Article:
Click here to read reviewer Carolyn LeComte's take on The Diary.
Sisters Emily and Sarah are completing the heartbreaking task of emptying out their dying mother's home
when they come across an old diary at the bottom of a long-forgotten box in the attic of the house they grew up in. As they crack it open, they recognize their
mother's handwriting and are astonished by the dates the diary covers: June to November 1951,
just prior to their parents' wedding date that December.
The women are shocked to realize that the diary reveals their mother Elizabeth's love for another man. She was all set to marry her high school sweetheart, Bob, when a young man she had known since she was five years old came back to town. A.J. is a cartoon artist at the county fair and certainly not the type of boy
of whom Elizabeth's mother would approve. He has no steady job, his parents died when he was nine, and he has been abused by the relatives who raised him. He has had a hard life. Elizabeth falls for him practically on sight.
A.J. and Elizabeth begin to sneak some time together, carefully avoiding prying
small-town eyes. When a fire erupts near their rendezvous spot, A.J. doesn't hesitate to jump in to help fight the blaze. His quick presence on the scene throws suspicion on him, and he is arrested for the crime. Elizabeth has no choice: she admits to Bob that she has been seeing A.J. then goes to the police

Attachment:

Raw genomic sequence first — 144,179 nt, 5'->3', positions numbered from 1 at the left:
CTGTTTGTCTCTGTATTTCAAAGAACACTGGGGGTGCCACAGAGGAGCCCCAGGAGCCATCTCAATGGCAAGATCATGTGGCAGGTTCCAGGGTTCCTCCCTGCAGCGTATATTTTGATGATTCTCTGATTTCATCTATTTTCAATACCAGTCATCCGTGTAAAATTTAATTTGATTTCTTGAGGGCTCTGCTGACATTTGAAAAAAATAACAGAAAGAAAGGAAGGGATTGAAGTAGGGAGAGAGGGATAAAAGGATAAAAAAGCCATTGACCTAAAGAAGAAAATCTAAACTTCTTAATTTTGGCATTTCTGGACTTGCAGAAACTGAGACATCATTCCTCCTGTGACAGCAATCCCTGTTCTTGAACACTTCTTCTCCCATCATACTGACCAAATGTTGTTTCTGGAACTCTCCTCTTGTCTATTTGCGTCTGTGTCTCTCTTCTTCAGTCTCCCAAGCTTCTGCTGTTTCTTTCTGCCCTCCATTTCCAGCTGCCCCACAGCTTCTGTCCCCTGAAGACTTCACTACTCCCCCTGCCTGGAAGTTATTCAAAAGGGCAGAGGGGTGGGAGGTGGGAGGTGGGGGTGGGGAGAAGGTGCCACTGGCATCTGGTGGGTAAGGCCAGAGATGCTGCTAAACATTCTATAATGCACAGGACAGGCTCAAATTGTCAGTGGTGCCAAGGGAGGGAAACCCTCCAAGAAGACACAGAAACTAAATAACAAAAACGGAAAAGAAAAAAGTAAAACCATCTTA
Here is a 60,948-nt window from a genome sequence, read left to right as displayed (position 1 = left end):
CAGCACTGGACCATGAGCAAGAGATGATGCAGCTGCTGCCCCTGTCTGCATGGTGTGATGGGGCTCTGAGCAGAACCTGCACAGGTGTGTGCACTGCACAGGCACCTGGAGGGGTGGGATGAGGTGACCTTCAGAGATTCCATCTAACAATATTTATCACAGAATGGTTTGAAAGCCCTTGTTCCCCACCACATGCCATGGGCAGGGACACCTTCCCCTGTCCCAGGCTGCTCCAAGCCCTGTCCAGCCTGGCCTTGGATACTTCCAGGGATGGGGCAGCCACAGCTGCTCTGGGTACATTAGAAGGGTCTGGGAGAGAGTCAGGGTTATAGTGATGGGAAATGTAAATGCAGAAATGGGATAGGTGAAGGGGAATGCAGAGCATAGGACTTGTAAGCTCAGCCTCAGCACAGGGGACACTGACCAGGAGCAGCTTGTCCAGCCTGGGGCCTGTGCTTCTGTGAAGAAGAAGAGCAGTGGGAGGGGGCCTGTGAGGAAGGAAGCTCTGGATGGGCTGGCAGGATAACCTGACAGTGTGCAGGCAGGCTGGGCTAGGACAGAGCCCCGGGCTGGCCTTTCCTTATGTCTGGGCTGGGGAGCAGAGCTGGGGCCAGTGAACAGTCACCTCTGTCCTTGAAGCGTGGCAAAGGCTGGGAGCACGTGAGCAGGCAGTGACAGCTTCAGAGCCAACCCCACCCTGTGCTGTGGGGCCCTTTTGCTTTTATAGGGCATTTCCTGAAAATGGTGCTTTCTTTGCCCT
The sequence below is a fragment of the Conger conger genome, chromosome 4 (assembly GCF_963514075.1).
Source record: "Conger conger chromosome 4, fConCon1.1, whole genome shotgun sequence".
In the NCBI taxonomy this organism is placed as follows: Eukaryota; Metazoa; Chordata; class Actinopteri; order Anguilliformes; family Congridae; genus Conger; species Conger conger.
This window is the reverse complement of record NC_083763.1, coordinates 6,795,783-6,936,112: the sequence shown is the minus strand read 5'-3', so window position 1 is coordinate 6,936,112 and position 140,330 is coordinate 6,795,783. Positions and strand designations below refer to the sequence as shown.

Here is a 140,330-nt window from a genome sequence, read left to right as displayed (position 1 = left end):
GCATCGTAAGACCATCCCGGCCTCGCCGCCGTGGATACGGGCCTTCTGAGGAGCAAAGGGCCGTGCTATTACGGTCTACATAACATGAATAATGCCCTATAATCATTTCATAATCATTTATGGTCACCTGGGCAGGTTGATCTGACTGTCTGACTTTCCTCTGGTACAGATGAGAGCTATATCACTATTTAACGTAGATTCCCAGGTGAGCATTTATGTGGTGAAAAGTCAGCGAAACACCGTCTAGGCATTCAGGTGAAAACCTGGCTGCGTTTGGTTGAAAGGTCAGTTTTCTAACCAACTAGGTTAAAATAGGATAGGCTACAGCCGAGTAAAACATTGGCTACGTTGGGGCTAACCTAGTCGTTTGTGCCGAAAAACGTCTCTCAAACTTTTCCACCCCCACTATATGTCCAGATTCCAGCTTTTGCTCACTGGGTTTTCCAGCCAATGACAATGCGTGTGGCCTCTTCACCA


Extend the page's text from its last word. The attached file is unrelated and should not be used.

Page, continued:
to provides him the alibi that he needs to prove his innocence.
Emily and Sarah are shocked to their cores as they read the events in the diary. Did they never really know their parents? They seemed so happy together, so completely content. It's overwhelming to discover this hidden past that the
sisters had no idea existed. What happened to A.J.? If Elizabeth loved him enough to ruin her reputation for his sake, why didn't they get married? How could their
father have forgiven her so completely as to never once hint at what had happened? They can't ask their
mother - she is unconscious and gravely ill. They resign themselves to not knowing, to always wondering what happened.
Then an unexpected event reveals something wonderful.
I read this joyful novel in one sitting, like Emily and Sarah did the diary, because I just had to find out what happened. The Diary is an
intensely satisfying combination of tender romance and complex emotional drama.
This book is an eye-opening reminder of the stories and history contained in each
twinkling older eye, lest we forget the valuable stories, big and small, that our elders have to pass on.
A fantastic read and highly recommended.